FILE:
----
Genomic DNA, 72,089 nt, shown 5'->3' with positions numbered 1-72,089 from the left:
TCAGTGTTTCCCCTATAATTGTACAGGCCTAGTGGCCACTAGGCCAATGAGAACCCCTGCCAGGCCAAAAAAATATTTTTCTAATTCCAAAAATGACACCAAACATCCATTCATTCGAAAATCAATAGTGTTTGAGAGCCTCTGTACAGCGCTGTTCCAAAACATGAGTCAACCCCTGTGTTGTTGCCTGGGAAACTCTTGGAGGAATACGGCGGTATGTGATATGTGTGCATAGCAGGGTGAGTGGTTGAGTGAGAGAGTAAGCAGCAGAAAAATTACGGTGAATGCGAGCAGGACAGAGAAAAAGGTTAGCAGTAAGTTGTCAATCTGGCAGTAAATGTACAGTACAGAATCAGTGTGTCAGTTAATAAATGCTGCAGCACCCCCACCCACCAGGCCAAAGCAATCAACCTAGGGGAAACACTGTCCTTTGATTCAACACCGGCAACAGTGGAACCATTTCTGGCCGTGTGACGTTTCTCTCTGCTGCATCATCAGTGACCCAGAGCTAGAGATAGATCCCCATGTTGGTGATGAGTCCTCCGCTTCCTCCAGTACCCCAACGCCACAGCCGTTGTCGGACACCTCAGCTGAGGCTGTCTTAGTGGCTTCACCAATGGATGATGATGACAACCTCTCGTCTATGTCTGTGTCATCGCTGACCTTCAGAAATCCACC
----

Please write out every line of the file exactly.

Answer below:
Genomic DNA, 72,089 nt, shown 5'->3' with positions numbered 1-72,089 from the left:
TCAGTGTTTCCCCTATAATTGTACAGGCCTAGTGGCCACTAGGCCAATGAGAACCCCTGCCAGGCCAAAAAAATATTTTTCTAATTCCAAAAATGACACCAAACATCCATTCATTCGAAAATCAATAGTGTTTGAGAGCCTCTGTACAGCGCTGTTCCAAAACATGAGTCAACCCCTGTGTTGTTGCCTGGGAAACTCTTGGAGGAATACGGCGGTATGTGATATGTGTGCATAGCAGGGTGAGTGGTTGAGTGAGAGAGTAAGCAGCAGAAAAATTACGGTGAATGCGAGCAGGACAGAGAAAAAGGTTAGCAGTAAGTTGTCAATCTGGCAGTAAATGTACAGTACAGAATCAGTGTGTCAGTTAATAAATGCTGCAGCACCCCCACCCACCAGGCCAAAGCAATCAACCTAGGGGAAACACTGTCCTTTGATTCAACACCGGCAACAGTGGAACCATTTCTGGCCGTGTGACGTTTCTCTCTGCTGCATCATCAGTGACCCAGAGCTAGAGATAGATCCCCATGTTGGTGATGAGTCCTCCGCTTCCTCCAGTACCCCAACGCCACAGCCGTTGTCGGACACCTCAGCTGAGGCTGTCTTAGTGGCTTCACCAATGGATGATGATGACAACCTCTCGTCTATGTCTGTGTCATCGCTGACCTTCAGAAATCCACC